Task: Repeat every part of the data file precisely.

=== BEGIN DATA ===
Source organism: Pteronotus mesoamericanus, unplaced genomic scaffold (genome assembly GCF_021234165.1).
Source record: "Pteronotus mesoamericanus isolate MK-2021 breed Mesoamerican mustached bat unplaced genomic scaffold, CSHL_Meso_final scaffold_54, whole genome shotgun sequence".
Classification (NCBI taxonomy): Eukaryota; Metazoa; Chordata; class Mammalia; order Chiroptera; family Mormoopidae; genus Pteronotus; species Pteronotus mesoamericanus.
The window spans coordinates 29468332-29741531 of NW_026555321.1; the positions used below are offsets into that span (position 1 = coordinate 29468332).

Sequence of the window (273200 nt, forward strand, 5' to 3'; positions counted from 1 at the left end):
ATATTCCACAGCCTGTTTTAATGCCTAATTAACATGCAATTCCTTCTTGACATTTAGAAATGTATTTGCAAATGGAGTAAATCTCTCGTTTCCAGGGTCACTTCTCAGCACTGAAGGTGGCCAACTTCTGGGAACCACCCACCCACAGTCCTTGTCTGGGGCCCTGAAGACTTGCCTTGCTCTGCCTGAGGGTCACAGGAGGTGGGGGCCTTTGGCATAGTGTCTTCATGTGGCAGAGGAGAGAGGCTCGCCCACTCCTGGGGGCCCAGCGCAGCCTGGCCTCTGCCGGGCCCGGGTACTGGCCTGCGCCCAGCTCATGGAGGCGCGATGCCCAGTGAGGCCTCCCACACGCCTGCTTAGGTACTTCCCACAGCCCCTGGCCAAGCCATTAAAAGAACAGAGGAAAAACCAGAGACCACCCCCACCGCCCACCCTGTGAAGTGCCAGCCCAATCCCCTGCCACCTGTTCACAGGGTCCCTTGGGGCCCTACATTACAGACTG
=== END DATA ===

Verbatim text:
Source organism: Pteronotus mesoamericanus, unplaced genomic scaffold (genome assembly GCF_021234165.1).
Source record: "Pteronotus mesoamericanus isolate MK-2021 breed Mesoamerican mustached bat unplaced genomic scaffold, CSHL_Meso_final scaffold_54, whole genome shotgun sequence".
Classification (NCBI taxonomy): Eukaryota; Metazoa; Chordata; class Mammalia; order Chiroptera; family Mormoopidae; genus Pteronotus; species Pteronotus mesoamericanus.
The window spans coordinates 29468332-29741531 of NW_026555321.1; the positions used below are offsets into that span (position 1 = coordinate 29468332).

Sequence of the window (273200 nt, forward strand, 5' to 3'; positions counted from 1 at the left end):
ATATTCCACAGCCTGTTTTAATGCCTAATTAACATGCAATTCCTTCTTGACATTTAGAAATGTATTTGCAAATGGAGTAAATCTCTCGTTTCCAGGGTCACTTCTCAGCACTGAAGGTGGCCAACTTCTGGGAACCACCCACCCACAGTCCTTGTCTGGGGCCCTGAAGACTTGCCTTGCTCTGCCTGAGGGTCACAGGAGGTGGGGGCCTTTGGCATAGTGTCTTCATGTGGCAGAGGAGAGAGGCTCGCCCACTCCTGGGGGCCCAGCGCAGCCTGGCCTCTGCCGGGCCCGGGTACTGGCCTGCGCCCAGCTCATGGAGGCGCGATGCCCAGTGAGGCCTCCCACACGCCTGCTTAGGTACTTCCCACAGCCCCTGGCCAAGCCATTAAAAGAACAGAGGAAAAACCAGAGACCACCCCCACCGCCCACCCTGTGAAGTGCCAGCCCAATCCCCTGCCACCTGTTCACAGGGTCCCTTGGGGCCCTACATTACAGACTG